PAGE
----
When the COVID-19 public health emergency prompted people in our communities to isolate in their homes, Alliance staff members went to work to safeguard the most vulnerable people: those who have no homes to shelter in.
Alliance Senior Vice President—Community Health and Well-Being Ann Oshel and her staff have been working with emergency management partners in the counties we serve to help create safe housing for people who need to be isolated. “The current public health emergency has brought into stark relief how important housing is in maintaining health,” she said.
Oshel said it was not readily apparent at first to emergency management officials that the most vulnerable population at risk of spreading the virus was the homeless population but that there are now homeless teams in the operation centers.
The plan to keep people experiencing homelessness safe and healthy is three-pronged, Oshel said.
The first prong is working with hospitals and county partners to create isolation sites for people experiencing homelessness who have tested positive, which includes people identified in hospitals, crisis facilities, shelters and people living in campsites.
Oshel and her staff have enlisted several hotels willing to house people, with Alliance footing the bill for those eligible for our services and the counties covering others. Medical partners such as Duke Health and Lincoln Community Health provide medical support.
The second prong is creating safe sites for people who possibly have the virus and are awaiting test results. “You can’t put them in the isolation sites, but they clearly can’t be in the shelters and on the streets,” Oshel said. These people are also housed in area hotels.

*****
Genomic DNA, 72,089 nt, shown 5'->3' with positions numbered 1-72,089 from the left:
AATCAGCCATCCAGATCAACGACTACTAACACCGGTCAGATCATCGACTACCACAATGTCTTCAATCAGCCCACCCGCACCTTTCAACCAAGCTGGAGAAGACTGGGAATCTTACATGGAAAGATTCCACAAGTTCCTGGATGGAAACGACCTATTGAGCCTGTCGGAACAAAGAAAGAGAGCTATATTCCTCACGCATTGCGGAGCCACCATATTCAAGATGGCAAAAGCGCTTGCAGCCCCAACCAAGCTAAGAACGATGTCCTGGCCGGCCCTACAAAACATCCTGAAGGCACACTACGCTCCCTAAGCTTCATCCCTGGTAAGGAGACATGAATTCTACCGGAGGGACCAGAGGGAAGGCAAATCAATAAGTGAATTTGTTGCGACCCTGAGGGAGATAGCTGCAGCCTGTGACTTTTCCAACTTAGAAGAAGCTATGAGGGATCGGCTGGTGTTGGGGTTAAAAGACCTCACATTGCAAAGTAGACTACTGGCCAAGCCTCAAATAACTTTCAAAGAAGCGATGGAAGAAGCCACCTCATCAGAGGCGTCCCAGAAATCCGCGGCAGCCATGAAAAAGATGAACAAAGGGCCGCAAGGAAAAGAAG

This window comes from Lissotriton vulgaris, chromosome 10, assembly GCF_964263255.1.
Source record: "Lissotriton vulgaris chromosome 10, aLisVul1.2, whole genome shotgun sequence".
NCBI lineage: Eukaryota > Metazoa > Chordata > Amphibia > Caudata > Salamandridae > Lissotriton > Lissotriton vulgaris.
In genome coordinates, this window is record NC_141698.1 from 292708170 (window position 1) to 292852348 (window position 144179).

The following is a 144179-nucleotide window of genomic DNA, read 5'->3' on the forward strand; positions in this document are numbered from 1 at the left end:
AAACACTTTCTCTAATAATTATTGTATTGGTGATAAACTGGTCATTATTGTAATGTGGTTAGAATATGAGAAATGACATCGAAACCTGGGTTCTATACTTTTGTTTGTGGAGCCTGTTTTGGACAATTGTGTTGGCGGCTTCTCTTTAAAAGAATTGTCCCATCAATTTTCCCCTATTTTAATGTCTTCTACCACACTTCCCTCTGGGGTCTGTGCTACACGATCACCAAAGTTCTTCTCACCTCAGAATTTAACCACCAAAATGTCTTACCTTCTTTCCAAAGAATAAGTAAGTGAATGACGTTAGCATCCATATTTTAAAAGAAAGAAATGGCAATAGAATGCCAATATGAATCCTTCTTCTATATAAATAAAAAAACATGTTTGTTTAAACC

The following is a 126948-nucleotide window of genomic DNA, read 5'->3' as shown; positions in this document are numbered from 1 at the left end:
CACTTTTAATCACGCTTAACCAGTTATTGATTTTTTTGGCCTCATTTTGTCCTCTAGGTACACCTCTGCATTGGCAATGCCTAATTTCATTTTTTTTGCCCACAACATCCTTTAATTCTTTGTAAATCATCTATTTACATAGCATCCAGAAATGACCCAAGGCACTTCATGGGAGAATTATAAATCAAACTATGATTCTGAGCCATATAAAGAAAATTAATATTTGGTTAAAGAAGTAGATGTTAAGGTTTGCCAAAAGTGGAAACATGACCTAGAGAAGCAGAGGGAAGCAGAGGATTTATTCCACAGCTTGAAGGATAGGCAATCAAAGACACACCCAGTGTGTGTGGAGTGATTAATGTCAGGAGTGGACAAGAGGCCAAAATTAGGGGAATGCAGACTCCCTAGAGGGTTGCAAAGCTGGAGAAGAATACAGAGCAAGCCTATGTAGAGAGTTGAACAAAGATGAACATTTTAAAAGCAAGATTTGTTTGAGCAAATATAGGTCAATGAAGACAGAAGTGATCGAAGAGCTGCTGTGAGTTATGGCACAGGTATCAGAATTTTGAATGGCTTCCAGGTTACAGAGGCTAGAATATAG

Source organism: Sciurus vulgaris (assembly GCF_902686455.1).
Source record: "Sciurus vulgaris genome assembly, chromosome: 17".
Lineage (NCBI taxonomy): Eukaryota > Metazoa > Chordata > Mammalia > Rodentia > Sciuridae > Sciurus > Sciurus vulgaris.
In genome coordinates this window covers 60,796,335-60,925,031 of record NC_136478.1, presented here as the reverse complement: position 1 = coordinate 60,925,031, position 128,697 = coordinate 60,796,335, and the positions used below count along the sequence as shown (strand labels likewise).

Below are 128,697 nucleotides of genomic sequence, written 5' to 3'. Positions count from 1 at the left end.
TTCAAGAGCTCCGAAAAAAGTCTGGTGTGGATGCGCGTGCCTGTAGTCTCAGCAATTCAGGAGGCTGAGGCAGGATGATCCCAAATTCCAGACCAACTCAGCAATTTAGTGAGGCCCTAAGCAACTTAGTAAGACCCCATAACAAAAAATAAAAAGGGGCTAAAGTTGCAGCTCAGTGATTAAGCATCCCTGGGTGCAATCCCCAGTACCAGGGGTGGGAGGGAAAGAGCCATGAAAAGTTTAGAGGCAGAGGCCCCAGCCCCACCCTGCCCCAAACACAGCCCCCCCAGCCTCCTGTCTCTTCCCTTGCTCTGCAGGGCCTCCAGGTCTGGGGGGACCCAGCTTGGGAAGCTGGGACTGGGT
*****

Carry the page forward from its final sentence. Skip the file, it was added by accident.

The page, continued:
The third prong is finding safe destinations for people who would have otherwise been discharged into homelessness from crisis facilities and emergency departments. “This has involved creating an inventory of places outside of hotels that have inventory that we can call in a hurry when we have someone who needs to be housed,” Oshel said. She said her staff have worked alongside Alliance Care Coordination staff who have a lot of experience transitioning people from facilities to community living.
In addition, Oshel said the Alliance Independent Living Initiative has been expanded so that hospitals and health care providers can apply for assistance to speed up the process of transitioning people from facilities into supported housing. “The reality is that hospitals are anticipating such an influx of need for beds that we can’t just hold people for a couple of days while they figure it out,” Oshel said “People have to be discharged on the day that they are ready, so we have to have the resources and supports in place for them quickly.”
Oshel and her staff are accustomed to coordinating with community, government and law enforcement partners after events such as hurricanes, last year’s gas explosion in Durham and the recent crisis at Durham’s McDougald Terrace public housing development, but Oshel said this pandemic has taken our coordination and collaboration “to a whole new level,” highlighting the value of community partnerships.
“The COVID-19 response has been an important reminder that no entity can do anything by themselves. We have a role to play, hospitals have a role to play, emergency management has a role to play, but nobody can do this by themselves, it’s just too big, too fast moving and there are too many needs.”